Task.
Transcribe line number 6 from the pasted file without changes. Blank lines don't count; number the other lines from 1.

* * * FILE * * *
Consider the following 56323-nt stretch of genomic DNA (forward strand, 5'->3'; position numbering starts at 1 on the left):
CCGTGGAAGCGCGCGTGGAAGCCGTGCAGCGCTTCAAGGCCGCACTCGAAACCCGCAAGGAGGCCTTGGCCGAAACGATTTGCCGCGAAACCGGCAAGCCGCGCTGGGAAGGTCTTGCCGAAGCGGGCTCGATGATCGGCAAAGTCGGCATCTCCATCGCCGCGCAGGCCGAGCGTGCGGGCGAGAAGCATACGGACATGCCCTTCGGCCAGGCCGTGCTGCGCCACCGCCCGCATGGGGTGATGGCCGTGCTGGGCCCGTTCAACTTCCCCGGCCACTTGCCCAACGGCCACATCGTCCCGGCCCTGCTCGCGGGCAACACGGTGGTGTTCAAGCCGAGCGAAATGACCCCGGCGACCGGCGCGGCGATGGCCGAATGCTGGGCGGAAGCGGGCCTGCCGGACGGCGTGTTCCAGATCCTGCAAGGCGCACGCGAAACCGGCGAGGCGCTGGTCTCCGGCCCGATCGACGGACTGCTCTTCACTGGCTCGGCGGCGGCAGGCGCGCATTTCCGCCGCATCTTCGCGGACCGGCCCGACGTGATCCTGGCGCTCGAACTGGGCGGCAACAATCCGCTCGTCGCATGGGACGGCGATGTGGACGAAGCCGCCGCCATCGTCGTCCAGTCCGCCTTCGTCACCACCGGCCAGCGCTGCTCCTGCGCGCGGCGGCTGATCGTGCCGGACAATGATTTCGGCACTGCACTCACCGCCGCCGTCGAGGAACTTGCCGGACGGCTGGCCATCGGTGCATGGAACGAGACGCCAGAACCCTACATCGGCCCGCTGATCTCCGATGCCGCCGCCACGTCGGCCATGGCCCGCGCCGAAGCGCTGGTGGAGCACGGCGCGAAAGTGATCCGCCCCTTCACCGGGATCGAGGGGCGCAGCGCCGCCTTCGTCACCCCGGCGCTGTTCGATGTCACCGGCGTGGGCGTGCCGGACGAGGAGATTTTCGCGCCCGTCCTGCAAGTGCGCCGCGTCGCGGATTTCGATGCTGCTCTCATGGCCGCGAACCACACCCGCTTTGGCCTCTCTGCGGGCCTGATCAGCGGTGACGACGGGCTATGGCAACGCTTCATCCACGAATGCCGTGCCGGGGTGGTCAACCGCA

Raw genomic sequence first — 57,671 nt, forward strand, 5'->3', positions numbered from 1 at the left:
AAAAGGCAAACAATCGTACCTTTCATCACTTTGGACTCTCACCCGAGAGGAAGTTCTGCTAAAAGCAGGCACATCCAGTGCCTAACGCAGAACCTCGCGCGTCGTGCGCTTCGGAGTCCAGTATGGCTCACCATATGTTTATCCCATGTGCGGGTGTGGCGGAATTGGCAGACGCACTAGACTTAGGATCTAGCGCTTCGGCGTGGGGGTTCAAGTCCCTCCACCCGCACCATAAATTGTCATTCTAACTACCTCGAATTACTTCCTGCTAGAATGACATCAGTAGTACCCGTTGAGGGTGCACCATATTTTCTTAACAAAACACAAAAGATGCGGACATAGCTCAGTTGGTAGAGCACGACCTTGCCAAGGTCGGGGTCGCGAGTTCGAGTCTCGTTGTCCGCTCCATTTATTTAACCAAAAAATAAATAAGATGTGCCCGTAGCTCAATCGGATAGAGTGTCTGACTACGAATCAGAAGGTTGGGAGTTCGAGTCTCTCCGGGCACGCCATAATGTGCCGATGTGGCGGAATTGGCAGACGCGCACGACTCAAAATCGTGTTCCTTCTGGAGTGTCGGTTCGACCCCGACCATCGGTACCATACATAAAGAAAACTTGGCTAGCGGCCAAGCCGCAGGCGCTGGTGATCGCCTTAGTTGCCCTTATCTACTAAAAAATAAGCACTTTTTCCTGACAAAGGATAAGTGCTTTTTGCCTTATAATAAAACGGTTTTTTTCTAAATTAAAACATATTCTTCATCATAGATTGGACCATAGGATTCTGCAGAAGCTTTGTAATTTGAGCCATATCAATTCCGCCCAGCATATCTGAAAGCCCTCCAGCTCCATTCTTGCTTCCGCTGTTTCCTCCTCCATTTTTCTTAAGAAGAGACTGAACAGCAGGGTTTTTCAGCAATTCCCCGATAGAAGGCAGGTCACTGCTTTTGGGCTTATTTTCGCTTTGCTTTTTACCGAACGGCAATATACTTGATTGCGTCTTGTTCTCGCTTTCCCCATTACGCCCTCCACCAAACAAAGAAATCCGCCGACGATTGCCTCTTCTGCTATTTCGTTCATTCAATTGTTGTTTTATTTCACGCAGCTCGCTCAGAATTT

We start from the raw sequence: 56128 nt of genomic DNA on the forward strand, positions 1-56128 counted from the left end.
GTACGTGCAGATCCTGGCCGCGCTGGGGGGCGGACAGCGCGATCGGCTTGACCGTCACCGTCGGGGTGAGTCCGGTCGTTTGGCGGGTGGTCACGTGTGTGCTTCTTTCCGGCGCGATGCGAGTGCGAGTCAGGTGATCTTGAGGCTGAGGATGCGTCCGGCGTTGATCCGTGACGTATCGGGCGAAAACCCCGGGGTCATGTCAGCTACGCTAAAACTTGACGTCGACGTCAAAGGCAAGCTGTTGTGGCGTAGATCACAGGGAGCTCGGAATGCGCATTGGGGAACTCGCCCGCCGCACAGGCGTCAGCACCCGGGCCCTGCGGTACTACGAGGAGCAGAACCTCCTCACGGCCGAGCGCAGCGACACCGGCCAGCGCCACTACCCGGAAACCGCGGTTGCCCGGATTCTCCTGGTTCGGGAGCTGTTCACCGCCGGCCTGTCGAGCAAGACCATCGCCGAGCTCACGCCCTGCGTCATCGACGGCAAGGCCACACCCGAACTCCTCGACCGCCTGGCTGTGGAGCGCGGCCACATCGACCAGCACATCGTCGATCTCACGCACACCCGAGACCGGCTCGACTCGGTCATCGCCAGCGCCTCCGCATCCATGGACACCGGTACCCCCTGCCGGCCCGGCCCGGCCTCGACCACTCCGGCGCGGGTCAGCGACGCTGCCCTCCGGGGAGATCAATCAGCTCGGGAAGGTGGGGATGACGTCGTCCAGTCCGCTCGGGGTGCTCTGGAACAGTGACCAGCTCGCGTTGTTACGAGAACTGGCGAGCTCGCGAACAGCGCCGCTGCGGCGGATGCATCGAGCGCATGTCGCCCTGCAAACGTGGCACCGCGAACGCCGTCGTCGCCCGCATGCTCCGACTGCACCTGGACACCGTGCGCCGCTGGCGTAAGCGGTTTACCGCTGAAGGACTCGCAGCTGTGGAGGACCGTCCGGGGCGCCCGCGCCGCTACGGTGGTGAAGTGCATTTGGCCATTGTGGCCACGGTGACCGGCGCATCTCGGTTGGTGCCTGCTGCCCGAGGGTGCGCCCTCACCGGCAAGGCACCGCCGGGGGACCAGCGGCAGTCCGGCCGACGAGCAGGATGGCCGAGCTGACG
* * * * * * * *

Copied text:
GTACGTGCAGATCCTGGCCGCGCTGGGGGGCGGACAGCGCGATCGGCTTGACCGTCACCGTCGGGGTGAGTCCGGTCGTTTGGCGGGTGGTCACGTGTGTGCTTCTTTCCGGCGCGATGCGAGTGCGAGTCAGGTGATCTTGAGGCTGAGGATGCGTCCGGCGTTGATCCGTGACGTATCGGGCGAAAACCCCGGGGTCATGTCAGCTACGCTAAAACTTGACGTCGACGTCAAAGGCAAGCTGTTGTGGCGTAGATCACAGGGAGCTCGGAATGCGCATTGGGGAACTCGCCCGCCGCACAGGCGTCAGCACCCGGGCCCTGCGGTACTACGAGGAGCAGAACCTCCTCACGGCCGAGCGCAGCGACACCGGCCAGCGCCACTACCCGGAAACCGCGGTTGCCCGGATTCTCCTGGTTCGGGAGCTGTTCACCGCCGGCCTGTCGAGCAAGACCATCGCCGAGCTCACGCCCTGCGTCATCGACGGCAAGGCCACACCCGAACTCCTCGACCGCCTGGCTGTGGAGCGCGGCCACATCGACCAGCACATCGTCGATCTCACGCACACCCGAGACCGGCTCGACTCGGTCATCGCCAGCGCCTCCGCATCCATGGACACCGGTACCCCCTGCCGGCCCGGCCCGGCCTCGACCACTCCGGCGCGGGTCAGCGACGCTGCCCTCCGGGGAGATCAATCAGCTCGGGAAGGTGGGGATGACGTCGTCCAGTCCGCTCGGGGTGCTCTGGAACAGTGACCAGCTCGCGTTGTTACGAGAACTGGCGAGCTCGCGAACAGCGCCGCTGCGGCGGATGCATCGAGCGCATGTCGCCCTGCAAACGTGGCACCGCGAACGCCGTCGTCGCCCGCATGCTCCGACTGCACCTGGACACCGTGCGCCGCTGGCGTAAGCGGTTTACCGCTGAAGGACTCGCAGCTGTGGAGGACCGTCCGGGGCGCCCGCGCCGCTACGGTGGTGAAGTGCATTTGGCCATTGTGGCCACGGTGACCGGCGCATCTCGGTTGGTGCCTGCTGCCCGAGGGTGCGCCCTCACCGGCAAGGCACCGCCGGGGGACCAGCGGCAGTCCGGCCGACGAGCAGGATGGCCGAGCTGACG